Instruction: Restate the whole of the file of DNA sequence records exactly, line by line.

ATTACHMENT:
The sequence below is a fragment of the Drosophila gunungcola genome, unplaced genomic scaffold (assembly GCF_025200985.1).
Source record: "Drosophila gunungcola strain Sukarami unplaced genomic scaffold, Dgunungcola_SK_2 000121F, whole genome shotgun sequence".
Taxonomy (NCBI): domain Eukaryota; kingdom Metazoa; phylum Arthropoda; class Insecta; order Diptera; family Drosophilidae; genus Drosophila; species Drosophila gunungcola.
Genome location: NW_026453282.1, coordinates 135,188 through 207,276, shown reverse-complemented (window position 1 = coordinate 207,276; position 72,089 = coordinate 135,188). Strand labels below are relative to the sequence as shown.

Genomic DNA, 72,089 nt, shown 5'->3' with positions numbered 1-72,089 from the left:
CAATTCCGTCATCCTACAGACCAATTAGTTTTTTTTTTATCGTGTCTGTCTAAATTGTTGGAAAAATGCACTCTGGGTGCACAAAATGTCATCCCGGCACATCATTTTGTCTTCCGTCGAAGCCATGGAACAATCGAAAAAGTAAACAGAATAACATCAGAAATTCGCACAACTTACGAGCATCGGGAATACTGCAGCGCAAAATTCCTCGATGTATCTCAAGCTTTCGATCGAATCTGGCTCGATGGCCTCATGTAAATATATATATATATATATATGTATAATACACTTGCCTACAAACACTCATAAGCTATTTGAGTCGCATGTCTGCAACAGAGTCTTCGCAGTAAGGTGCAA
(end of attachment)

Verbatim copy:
The sequence below is a fragment of the Drosophila gunungcola genome, unplaced genomic scaffold (assembly GCF_025200985.1).
Source record: "Drosophila gunungcola strain Sukarami unplaced genomic scaffold, Dgunungcola_SK_2 000121F, whole genome shotgun sequence".
Taxonomy (NCBI): domain Eukaryota; kingdom Metazoa; phylum Arthropoda; class Insecta; order Diptera; family Drosophilidae; genus Drosophila; species Drosophila gunungcola.
Genome location: NW_026453282.1, coordinates 135,188 through 207,276, shown reverse-complemented (window position 1 = coordinate 207,276; position 72,089 = coordinate 135,188). Strand labels below are relative to the sequence as shown.

Genomic DNA, 72,089 nt, shown 5'->3' with positions numbered 1-72,089 from the left:
CAATTCCGTCATCCTACAGACCAATTAGTTTTTTTTTTATCGTGTCTGTCTAAATTGTTGGAAAAATGCACTCTGGGTGCACAAAATGTCATCCCGGCACATCATTTTGTCTTCCGTCGAAGCCATGGAACAATCGAAAAAGTAAACAGAATAACATCAGAAATTCGCACAACTTACGAGCATCGGGAATACTGCAGCGCAAAATTCCTCGATGTATCTCAAGCTTTCGATCGAATCTGGCTCGATGGCCTCATGTAAATATATATATATATATATATGTATAATACACTTGCCTACAAACACTCATAAGCTATTTGAGTCGCATGTCTGCAACAGAGTCTTCGCAGTAAGGTGCAA